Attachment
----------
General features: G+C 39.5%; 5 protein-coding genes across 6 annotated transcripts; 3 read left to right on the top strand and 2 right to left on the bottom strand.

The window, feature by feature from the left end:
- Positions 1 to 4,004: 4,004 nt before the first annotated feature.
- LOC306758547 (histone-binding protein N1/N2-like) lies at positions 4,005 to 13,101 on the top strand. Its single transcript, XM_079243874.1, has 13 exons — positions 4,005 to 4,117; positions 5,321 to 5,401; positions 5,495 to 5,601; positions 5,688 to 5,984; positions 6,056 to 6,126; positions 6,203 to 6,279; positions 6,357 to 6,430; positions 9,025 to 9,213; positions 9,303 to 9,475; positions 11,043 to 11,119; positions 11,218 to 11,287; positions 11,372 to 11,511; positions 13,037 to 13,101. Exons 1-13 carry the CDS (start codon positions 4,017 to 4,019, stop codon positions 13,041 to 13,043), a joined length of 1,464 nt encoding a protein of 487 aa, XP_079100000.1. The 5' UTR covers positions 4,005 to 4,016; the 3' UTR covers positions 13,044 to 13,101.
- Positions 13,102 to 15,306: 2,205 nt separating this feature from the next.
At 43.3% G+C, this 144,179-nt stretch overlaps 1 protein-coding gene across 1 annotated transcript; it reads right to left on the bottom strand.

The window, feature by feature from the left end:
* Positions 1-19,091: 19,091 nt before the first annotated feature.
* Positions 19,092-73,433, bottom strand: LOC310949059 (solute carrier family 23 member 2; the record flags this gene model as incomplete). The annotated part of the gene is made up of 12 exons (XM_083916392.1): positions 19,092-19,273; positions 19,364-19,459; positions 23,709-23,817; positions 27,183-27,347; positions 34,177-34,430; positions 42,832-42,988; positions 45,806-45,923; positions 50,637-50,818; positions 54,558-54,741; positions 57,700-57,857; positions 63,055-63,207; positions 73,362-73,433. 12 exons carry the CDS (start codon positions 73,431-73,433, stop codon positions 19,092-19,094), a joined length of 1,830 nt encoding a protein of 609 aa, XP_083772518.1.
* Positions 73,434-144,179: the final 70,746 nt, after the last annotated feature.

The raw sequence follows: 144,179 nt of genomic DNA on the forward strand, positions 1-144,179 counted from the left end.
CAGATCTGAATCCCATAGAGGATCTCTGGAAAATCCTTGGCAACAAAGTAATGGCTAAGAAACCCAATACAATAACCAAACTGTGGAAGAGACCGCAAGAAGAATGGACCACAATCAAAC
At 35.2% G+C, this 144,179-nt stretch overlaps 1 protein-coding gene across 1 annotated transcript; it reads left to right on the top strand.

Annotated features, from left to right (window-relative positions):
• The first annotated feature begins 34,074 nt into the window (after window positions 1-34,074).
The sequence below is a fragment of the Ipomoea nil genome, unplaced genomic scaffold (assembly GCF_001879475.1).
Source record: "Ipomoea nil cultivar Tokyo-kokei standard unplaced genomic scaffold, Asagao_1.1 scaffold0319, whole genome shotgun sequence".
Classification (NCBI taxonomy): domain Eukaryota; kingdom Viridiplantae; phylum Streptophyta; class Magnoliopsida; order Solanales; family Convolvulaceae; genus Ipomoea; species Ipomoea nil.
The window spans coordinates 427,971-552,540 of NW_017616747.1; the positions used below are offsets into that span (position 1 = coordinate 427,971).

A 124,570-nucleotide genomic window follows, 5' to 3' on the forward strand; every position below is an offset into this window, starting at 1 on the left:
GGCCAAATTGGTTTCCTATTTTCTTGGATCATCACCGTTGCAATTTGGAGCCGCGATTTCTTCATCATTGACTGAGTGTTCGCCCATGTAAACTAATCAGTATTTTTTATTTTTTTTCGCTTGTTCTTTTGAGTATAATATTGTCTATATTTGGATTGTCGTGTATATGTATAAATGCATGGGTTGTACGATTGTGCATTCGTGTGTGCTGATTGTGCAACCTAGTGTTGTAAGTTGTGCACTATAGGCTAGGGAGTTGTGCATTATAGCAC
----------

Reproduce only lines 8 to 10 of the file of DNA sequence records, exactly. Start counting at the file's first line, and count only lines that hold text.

* Positions 1-19,091: 19,091 nt before the first annotated feature.
* Positions 19,092-73,433, bottom strand: LOC310949059 (solute carrier family 23 member 2; the record flags this gene model as incomplete). The annotated part of the gene is made up of 12 exons (XM_083916392.1): positions 19,092-19,273; positions 19,364-19,459; positions 23,709-23,817; positions 27,183-27,347; positions 34,177-34,430; positions 42,832-42,988; positions 45,806-45,923; positions 50,637-50,818; positions 54,558-54,741; positions 57,700-57,857; positions 63,055-63,207; positions 73,362-73,433. 12 exons carry the CDS (start codon positions 73,431-73,433, stop codon positions 19,092-19,094), a joined length of 1,830 nt encoding a protein of 609 aa, XP_083772518.1.
* Positions 73,434-144,179: the final 70,746 nt, after the last annotated feature.